Daily Verse – Three Things on Your To-Do List.

Be joyful in hope, patient in affliction, faithful in prayer.

Romans 12:12 NIVUK

We are used to productivity gurus and time-management geniuses giving us the number one rule – have one main thing on your list, have five things, have as many as you can think of but only to the top two, etc. etc.

In this verse, the Apostle Paul puts three things on our to-do list.

Hope. Patience. Prayer.

The same three things every day.

Hope – elpis – to anticipate, to be expectant, to have confidence.

Patience – hupomenó (this is the only occurence) – to endure, to remain, to have fortitude, to persevere.

Prayer – proseuché – to pray, to worship, to be earnest in prayer.

Paul is always quite clever in the way he gives us the ‘big focus’ of our faith but also adds in qualifiers almost without notice.

Not only are we to have Hope, Patience, and Prayer, as central to our days, but we also have rejoicing, affliction, and constancy.

We are to rejoice in our hope – chairó – be glad, cheerful, calmly happy.

We are to be patient in affliction – thlipsis – trouble, burden, under pressure.

We are to be faithful in prayer – proskartereó – to continue, be diligent, to adhere to.

Paul’s to-do list isn’t one to be ticked off and consigned to the ‘completed’ archive or filing cabinet of diaries, it remains our priority everyday. We may not tick the items off everyday, but we still have the chance to do it the following day.

So rejoice in the hope of our lives with God.

Be patient in difficult and troublesome times.

Be faithful in our Prayers to God and he will lead us in both hope and difficulty.

The ‘Chicken and the Egg’ Guide for Creatives?

It is a common catchphrase – which came first, the chicken or the egg? – which appears to have a simple answer, either way, until you come to justify it.

Apparently, it was Plutarch which first posed the question in the 1st Century AD, addressing the problems of origin and first cause. Aristotle, writing four centturies earlier wouldn’t even have considered the question as he believed there was no true origin.

By the close of the Sixteenth Century the Christian world didn’t even consider the dilema as God made, or created, everything. By the Twentieth Century Evolutionary Biologists decided the answer had to be the ‘Egg’ as they calculated that the first hard shelled egg – not laid in water – couldn’t have happened until about 312 Million years ago.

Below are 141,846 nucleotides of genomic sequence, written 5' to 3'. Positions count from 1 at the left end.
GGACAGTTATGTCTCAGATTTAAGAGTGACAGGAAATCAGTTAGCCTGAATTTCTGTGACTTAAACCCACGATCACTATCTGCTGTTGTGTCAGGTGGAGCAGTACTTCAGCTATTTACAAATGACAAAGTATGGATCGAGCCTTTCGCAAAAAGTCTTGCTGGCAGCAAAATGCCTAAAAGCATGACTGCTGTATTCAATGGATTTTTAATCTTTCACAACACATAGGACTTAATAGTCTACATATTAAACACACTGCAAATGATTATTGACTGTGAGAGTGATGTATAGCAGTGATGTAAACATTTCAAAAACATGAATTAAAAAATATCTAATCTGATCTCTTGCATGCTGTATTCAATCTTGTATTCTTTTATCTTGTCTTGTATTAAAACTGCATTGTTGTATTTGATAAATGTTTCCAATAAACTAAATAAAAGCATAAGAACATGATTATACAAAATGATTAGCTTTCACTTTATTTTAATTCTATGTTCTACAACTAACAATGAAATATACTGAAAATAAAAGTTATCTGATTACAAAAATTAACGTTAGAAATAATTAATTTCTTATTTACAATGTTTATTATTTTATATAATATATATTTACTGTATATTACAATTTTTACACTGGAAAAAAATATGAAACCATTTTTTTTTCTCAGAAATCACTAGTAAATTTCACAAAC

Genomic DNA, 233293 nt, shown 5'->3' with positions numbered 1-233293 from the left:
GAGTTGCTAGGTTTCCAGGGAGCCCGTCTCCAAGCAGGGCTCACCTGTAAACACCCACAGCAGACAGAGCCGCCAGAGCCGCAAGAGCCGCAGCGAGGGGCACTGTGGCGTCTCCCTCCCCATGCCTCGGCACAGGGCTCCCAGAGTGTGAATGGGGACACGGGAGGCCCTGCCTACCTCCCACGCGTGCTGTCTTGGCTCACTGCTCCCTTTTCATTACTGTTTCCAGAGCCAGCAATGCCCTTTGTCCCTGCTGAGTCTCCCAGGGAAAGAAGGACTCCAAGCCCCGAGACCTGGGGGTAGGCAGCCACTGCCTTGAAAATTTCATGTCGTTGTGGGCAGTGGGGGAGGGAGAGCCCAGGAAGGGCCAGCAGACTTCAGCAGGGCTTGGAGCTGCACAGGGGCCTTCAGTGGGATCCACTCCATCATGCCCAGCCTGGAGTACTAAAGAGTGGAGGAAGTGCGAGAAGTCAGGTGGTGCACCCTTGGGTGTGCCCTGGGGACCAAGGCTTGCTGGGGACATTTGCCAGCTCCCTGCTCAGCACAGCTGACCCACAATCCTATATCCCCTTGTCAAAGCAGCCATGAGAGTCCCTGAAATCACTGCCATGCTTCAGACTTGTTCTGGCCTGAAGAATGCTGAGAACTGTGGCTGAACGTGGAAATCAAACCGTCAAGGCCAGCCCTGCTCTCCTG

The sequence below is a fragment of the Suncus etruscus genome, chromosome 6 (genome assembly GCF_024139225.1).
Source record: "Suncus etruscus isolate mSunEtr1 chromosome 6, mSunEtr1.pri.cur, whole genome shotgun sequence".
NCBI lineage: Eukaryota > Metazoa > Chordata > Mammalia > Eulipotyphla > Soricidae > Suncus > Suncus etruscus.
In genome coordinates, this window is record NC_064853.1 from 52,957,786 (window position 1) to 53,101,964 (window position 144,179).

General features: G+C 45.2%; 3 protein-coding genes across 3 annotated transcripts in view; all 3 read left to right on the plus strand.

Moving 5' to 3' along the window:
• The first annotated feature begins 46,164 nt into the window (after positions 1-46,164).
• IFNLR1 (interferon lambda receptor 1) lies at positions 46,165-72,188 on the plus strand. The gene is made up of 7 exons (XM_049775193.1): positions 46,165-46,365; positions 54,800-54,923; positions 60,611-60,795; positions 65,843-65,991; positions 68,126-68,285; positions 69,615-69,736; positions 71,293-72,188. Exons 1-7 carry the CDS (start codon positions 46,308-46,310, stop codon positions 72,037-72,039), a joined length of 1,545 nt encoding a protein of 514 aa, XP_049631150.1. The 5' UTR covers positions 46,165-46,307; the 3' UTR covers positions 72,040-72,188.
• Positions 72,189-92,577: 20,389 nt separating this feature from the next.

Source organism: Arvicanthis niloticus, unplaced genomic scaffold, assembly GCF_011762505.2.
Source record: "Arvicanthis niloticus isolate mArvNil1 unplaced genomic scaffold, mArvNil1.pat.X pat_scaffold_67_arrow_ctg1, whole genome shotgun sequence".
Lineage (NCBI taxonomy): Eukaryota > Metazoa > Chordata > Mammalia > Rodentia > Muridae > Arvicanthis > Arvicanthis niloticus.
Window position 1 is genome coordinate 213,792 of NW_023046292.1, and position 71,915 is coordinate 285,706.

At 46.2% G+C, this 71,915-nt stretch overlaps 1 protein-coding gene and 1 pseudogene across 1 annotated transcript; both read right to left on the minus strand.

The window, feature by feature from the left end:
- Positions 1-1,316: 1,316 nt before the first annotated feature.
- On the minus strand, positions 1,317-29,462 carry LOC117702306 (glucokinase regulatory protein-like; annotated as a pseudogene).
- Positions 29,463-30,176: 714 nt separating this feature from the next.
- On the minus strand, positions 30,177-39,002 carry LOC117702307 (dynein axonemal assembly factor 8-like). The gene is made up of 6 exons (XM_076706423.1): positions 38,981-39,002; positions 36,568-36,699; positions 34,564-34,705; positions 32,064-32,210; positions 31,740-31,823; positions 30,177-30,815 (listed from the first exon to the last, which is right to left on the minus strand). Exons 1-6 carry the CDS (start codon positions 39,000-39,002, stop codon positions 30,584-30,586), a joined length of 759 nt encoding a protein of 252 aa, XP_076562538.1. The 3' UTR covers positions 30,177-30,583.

So what has 2000-312,000,000 year old debate have to do with creativity?

To answer the much more pressing question of whether I am procrastinating or not!

If the egg = researching for searching for the creative impulse and chicken = actually doing the creative thing, then you are looking at the problem as I am.

I am new to art and, although I have always loved looking at art and watched lots of documentaries on art movements and artists, I am acutely aware of the lack of reference points and natural triggers I possess when I come to do the creative action.

So I research. A lot.

The it struck me, this morning as I glanced at my still empty sketchbook pages for the day, that most of the time I had for the action of creativity was in fact being taken up by the research to obtain the creative triggers, to then be creative.

So which comes first?

Creative Action?

Or Creative Thought?

Ironically, as a writer I would definitely tick the box of Creative Action. I usually start with the thinnest sliver of a starting point – maybe a few words or a person walking or entering a building – then I write. As I write the Creative Thought occurs and I get the next scene or chapter developing in my head.

As an artist the process is definitely the reverse.

Perhaps it is because there are more elements to taking action? What type of surface, what type of meduim, brushes or palette knives, sketch an outline or simply apply the paint?

In general though, how does your creativity arrive?

If you are a person of faith, or an evolutionary biologist, then you maybe decisively fall on one side or the other of the debate. Or perhaps you give the answer of certitude ‘well, it depends . . . ‘

I appear to have a foot in both camps.

My faith make me certain that the chicken came first, and if it turns out the egg was created before the chicken, then the whole creation thing happened anyway, so the principle is still proven.

I beleive that creativity comes from the Creator.

So my creative thinking process is, as I have begun to suspect, an elaborate means of procrastination.

But taking time to think and research has definitely furnished me with many creative ideas and actions!

However, if I fill in the time sheet of thought versus action, then the beginning of the Bible would go like this: